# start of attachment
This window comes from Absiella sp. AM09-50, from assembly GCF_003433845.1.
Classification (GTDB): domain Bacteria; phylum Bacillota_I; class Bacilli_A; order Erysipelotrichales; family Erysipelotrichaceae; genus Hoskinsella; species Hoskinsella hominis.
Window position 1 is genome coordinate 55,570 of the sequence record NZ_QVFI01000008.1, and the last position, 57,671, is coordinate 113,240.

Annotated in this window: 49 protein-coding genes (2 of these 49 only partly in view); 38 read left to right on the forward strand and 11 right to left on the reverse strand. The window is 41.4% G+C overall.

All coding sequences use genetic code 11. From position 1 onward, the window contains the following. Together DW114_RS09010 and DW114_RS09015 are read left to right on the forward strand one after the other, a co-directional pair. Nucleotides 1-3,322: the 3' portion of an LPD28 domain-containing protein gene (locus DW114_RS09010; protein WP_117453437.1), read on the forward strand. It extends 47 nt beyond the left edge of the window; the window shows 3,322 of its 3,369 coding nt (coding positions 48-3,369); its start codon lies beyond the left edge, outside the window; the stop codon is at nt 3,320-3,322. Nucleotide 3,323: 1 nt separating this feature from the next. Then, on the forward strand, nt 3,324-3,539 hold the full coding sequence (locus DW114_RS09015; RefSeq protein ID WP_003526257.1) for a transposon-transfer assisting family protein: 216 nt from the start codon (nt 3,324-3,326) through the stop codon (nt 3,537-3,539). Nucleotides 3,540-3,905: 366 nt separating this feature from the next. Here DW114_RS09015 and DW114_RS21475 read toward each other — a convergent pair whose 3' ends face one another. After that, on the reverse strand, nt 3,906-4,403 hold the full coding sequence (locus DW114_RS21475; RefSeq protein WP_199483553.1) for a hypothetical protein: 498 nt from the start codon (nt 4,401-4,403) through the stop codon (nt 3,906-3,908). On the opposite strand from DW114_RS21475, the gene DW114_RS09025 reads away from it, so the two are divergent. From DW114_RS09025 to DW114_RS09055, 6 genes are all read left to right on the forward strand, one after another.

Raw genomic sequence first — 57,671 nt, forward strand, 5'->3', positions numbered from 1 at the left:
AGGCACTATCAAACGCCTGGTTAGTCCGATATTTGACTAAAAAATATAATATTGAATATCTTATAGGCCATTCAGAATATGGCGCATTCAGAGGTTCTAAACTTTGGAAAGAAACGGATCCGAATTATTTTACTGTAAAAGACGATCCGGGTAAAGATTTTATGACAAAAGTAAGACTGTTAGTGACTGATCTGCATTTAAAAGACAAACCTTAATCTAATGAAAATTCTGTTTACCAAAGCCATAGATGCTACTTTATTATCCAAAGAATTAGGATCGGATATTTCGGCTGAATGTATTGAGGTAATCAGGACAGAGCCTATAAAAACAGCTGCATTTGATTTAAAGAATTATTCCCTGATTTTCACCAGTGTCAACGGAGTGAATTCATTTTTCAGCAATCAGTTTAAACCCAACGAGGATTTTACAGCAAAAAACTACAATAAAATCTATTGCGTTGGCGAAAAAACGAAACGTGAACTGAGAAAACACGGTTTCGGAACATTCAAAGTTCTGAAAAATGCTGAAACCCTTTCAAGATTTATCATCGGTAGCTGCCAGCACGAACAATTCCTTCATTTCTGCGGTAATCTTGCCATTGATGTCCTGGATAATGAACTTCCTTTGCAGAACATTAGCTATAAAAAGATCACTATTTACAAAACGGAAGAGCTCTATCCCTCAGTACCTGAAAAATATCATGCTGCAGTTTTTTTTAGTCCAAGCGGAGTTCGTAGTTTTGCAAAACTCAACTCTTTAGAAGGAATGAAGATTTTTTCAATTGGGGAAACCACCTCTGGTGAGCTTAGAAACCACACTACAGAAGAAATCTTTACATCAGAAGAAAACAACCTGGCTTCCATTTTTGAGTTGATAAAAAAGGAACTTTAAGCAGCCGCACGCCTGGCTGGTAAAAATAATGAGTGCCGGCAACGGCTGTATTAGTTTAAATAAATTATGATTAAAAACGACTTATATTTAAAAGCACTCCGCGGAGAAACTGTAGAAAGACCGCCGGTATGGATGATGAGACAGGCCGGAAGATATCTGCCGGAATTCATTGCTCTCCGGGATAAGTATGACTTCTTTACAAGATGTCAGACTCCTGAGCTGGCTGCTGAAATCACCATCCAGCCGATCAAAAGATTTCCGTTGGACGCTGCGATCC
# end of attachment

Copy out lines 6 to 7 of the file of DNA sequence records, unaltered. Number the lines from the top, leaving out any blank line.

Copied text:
Raw genomic sequence first — 57,671 nt, forward strand, 5'->3', positions numbered from 1 at the left:
AGGCACTATCAAACGCCTGGTTAGTCCGATATTTGACTAAAAAATATAATATTGAATATCTTATAGGCCATTCAGAATATGGCGCATTCAGAGGTTCTAAACTTTGGAAAGAAACGGATCCGAATTATTTTACTGTAAAAGACGATCCGGGTAAAGATTTTATGACAAAAGTAAGACTGTTAGTGACTGATCTGCATTTAAAAGACAAACCTTAATCTAATGAAAATTCTGTTTACCAAAGCCATAGATGCTACTTTATTATCCAAAGAATTAGGATCGGATATTTCGGCTGAATGTATTGAGGTAATCAGGACAGAGCCTATAAAAACAGCTGCATTTGATTTAAAGAATTATTCCCTGATTTTCACCAGTGTCAACGGAGTGAATTCATTTTTCAGCAATCAGTTTAAACCCAACGAGGATTTTACAGCAAAAAACTACAATAAAATCTATTGCGTTGGCGAAAAAACGAAACGTGAACTGAGAAAACACGGTTTCGGAACATTCAAAGTTCTGAAAAATGCTGAAACCCTTTCAAGATTTATCATCGGTAGCTGCCAGCACGAACAATTCCTTCATTTCTGCGGTAATCTTGCCATTGATGTCCTGGATAATGAACTTCCTTTGCAGAACATTAGCTATAAAAAGATCACTATTTACAAAACGGAAGAGCTCTATCCCTCAGTACCTGAAAAATATCATGCTGCAGTTTTTTTTAGTCCAAGCGGAGTTCGTAGTTTTGCAAAACTCAACTCTTTAGAAGGAATGAAGATTTTTTCAATTGGGGAAACCACCTCTGGTGAGCTTAGAAACCACACTACAGAAGAAATCTTTACATCAGAAGAAAACAACCTGGCTTCCATTTTTGAGTTGATAAAAAAGGAACTTTAAGCAGCCGCACGCCTGGCTGGTAAAAATAATGAGTGCCGGCAACGGCTGTATTAGTTTAAATAAATTATGATTAAAAACGACTTATATTTAAAAGCACTCCGCGGAGAAACTGTAGAAAGACCGCCGGTATGGATGATGAGACAGGCCGGAAGATATCTGCCGGAATTCATTGCTCTCCGGGATAAGTATGACTTCTTTACAAGATGTCAGACTCCTGAGCTGGCTGCTGAAATCACCATCCAGCCGATCAAAAGATTTCCGTTGGACGCTGCGATCC